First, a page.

29 Sep 2020

Renaming Building to Honor James I. Cash

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Dear members of the HBS community,

Today we are announcing that we will be celebrating the legacy and contributions of James I. Cash, James E. Robison Professor of Business Administration, Emeritus, by renaming the building now known as Glass House as Cash House in his honor.

Jim has been described throughout his career with words reserved for the most special of individuals: pioneer, trailblazer, legendary, game-changer. He was the first African American to accept a basketball scholarship at Texas Christian University, joining what was then the Southwest Conference at a time when police escorts might be needed to enter an opposing team’s gymnasium. After receiving his BS in Mathematics from TCU, followed by MS and PhD degrees in Computer Science from Purdue University, he joined the HBS faculty in 1976, and became the first Black member of the faculty to receive tenure in 1985. He taught in the MBA Program and in all the School’s long Executive Education programs, and was a prolific case writer, the author of numerous books and articles, and a noted scholar in the area of the strategic use of information technology in the service sector—including as a key member of the School’s then-burgeoning management information systems group, where he helped build a new curriculum. During his time at the School he served as Chair of the MBA Program and head of the ambitious Leadership and Learning initiative, a comprehensive, multi-year, School-wide review of every aspect of the MBA Program curriculum and experience. He also served as Senior Associate Dean and Chair of HBS Publishing, helping to prepare and lead the group for success through a true digital transformation. He retired in 2003 after a 27-plus-year career at the School so that he might, in his words, “contribute to society on a wider scale.”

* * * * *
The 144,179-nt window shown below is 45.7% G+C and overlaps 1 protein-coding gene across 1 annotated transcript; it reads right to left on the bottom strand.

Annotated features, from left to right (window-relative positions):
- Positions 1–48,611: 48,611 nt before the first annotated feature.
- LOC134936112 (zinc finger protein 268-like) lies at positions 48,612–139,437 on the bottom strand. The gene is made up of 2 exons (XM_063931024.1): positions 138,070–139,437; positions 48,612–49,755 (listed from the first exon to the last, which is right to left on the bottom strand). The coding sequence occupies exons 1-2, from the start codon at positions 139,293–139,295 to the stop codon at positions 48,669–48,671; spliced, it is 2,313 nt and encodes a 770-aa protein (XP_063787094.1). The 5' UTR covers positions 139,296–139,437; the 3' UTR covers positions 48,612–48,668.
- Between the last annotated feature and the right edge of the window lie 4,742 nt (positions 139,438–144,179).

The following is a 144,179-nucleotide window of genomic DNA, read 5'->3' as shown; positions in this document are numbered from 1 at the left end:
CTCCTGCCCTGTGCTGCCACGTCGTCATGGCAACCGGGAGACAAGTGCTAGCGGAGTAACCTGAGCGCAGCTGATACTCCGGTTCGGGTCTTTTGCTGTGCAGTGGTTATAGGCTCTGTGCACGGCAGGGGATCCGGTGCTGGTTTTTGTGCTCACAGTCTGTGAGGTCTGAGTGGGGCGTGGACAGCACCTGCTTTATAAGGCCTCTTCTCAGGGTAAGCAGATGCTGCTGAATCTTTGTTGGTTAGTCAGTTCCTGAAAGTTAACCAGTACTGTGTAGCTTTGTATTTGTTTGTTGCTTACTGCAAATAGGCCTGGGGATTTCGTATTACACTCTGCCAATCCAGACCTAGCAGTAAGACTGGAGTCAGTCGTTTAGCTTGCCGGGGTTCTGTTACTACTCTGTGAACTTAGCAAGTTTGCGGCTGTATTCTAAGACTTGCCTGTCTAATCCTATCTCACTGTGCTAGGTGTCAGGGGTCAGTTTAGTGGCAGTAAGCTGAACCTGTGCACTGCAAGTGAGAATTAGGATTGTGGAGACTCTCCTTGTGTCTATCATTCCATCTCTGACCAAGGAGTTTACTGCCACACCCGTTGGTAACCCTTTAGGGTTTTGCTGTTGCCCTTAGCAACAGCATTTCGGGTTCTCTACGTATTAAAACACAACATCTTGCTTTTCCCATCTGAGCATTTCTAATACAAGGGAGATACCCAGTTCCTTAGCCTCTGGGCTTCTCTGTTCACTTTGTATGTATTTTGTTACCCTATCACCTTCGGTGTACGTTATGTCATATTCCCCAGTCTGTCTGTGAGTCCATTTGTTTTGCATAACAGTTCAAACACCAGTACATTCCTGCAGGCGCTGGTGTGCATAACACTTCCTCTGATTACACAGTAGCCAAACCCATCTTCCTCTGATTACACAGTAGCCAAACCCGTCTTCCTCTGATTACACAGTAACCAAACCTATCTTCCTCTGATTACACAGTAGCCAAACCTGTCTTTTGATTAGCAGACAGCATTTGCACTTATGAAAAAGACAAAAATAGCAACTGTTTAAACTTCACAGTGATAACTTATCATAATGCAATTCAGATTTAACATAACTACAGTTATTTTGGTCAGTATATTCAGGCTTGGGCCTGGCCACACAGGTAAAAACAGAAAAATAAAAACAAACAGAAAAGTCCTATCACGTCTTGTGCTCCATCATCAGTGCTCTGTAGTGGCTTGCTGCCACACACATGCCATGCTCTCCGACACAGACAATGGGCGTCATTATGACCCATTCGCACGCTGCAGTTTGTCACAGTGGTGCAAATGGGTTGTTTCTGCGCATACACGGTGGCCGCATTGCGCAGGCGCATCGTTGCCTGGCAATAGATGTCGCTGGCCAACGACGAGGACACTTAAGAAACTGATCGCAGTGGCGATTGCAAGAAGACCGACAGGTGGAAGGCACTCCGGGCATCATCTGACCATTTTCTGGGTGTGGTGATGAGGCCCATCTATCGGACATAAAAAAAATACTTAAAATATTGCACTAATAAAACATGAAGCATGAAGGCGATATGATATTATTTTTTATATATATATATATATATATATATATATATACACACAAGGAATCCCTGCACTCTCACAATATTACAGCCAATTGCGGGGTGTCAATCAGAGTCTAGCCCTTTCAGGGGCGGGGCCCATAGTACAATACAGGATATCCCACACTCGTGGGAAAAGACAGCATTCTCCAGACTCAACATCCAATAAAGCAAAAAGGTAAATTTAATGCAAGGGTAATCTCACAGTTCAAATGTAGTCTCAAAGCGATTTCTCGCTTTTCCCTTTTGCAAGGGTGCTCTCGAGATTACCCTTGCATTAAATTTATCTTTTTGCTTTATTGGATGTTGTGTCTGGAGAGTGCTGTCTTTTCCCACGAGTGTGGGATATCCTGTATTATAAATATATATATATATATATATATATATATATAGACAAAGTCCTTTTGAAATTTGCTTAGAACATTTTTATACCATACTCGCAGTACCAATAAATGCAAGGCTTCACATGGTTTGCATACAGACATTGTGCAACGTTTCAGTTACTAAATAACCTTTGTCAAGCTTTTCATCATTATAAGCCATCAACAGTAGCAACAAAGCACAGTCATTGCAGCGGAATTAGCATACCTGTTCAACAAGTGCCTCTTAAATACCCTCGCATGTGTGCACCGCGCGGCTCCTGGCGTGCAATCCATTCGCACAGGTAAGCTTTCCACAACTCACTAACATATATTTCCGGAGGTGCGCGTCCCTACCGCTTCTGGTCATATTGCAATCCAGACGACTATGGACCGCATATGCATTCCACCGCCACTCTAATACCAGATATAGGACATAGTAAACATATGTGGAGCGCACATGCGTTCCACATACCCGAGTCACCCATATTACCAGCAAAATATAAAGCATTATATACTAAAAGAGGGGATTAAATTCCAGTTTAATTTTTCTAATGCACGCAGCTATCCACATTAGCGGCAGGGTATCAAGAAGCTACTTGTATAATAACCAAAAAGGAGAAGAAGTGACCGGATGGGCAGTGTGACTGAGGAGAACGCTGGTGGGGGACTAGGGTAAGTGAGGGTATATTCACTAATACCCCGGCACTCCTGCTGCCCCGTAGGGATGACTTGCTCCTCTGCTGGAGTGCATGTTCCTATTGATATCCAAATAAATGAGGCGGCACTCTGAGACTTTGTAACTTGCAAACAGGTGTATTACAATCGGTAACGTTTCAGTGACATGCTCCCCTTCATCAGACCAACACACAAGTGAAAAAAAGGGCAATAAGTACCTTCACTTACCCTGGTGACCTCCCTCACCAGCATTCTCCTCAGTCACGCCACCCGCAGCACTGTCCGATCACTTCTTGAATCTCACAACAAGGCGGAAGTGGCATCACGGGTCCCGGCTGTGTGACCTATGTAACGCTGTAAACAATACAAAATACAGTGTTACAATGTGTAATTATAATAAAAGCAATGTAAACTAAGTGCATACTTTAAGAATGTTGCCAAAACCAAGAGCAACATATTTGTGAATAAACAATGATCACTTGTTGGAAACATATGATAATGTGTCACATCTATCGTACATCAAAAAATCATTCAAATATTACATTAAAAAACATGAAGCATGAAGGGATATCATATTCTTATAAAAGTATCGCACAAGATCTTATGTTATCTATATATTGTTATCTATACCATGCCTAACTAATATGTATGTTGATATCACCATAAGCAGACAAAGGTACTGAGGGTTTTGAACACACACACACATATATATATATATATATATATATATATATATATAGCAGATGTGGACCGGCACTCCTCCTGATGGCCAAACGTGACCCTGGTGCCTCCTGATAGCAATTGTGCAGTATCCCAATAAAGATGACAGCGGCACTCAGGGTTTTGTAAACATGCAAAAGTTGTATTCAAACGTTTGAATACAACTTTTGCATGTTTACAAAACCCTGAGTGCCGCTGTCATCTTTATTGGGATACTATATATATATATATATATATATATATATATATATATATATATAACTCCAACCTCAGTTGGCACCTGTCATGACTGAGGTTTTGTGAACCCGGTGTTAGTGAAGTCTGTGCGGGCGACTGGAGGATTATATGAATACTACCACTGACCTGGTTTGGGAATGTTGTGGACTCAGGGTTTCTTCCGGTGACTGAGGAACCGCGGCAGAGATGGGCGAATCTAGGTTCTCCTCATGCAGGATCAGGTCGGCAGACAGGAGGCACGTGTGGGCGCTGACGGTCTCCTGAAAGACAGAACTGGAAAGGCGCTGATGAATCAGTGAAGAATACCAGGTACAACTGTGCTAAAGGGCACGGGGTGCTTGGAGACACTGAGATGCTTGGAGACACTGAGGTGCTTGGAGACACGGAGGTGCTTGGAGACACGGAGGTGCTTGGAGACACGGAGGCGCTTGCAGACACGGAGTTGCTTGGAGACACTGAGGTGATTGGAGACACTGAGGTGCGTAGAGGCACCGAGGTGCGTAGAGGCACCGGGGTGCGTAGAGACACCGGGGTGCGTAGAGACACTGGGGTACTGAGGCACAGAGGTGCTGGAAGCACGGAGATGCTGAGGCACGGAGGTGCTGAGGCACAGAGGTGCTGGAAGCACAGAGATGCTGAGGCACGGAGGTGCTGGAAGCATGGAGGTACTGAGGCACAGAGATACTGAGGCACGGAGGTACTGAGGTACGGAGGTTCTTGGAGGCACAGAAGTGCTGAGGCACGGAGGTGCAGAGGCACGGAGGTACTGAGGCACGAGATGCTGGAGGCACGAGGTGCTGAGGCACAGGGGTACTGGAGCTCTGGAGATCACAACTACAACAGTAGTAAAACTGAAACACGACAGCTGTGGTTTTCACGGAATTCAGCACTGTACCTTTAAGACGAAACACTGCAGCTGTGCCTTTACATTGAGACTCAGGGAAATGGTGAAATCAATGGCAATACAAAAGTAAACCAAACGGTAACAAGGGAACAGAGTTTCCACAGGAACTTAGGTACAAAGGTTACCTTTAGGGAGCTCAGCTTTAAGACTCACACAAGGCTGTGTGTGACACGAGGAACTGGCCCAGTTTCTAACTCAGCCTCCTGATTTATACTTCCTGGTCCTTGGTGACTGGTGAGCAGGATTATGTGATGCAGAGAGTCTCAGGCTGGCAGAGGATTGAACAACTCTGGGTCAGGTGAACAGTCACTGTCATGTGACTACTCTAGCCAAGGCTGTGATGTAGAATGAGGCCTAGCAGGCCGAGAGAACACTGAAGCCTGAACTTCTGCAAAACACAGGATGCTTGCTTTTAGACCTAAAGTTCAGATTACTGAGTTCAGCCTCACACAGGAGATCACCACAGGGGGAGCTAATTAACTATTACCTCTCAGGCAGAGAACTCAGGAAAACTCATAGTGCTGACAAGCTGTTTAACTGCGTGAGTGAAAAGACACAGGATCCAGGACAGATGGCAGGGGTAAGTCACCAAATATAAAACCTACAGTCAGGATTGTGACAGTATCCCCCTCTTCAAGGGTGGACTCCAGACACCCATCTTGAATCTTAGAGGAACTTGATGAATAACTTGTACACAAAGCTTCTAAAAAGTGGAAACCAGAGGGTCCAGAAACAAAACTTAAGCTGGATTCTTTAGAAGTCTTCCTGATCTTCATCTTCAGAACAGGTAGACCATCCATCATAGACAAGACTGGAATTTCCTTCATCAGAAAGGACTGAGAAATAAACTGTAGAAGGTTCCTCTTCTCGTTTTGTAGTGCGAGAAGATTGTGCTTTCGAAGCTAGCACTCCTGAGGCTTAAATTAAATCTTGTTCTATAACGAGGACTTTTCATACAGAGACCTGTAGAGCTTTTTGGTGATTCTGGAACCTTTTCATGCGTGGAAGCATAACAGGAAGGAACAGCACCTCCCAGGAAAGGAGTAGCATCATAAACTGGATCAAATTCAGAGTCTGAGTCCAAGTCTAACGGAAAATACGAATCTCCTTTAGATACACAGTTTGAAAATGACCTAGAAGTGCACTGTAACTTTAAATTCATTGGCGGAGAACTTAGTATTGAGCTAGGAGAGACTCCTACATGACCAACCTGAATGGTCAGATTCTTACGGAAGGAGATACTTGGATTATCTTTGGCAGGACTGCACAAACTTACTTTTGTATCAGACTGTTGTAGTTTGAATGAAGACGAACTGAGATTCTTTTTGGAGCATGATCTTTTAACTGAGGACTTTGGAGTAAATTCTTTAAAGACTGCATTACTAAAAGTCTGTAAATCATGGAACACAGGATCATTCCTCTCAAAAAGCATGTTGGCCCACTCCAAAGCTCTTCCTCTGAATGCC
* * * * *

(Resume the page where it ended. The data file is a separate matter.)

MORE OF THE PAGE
Jim’s impact at HBS, however, has continued unabated and is felt by many across our campus to this day. We have been the beneficiaries of his extraordinary mentorship and friendship, and we know countless individuals have stories of his generosity and the support he’s provided them at key moments in their careers. He’s been instrumental in strengthening our diversity, quietly recruiting faculty, staff, and students to the School and then welcoming them and making vital introductions to the HBS, Harvard, and Boston communities. Look at any pivotal moment at HBS, from our centennial celebration in 2008, to the W50 anniversary in 2013, to the AASU50 commemoration in 2018, and there is Jim: leading a thoughtful discussion about the role of leaders in the 21st century, reflecting on the School’s history, and bringing our community together for important conversations. Role model, advisor, coach, collaborator—Jim is all these things and more.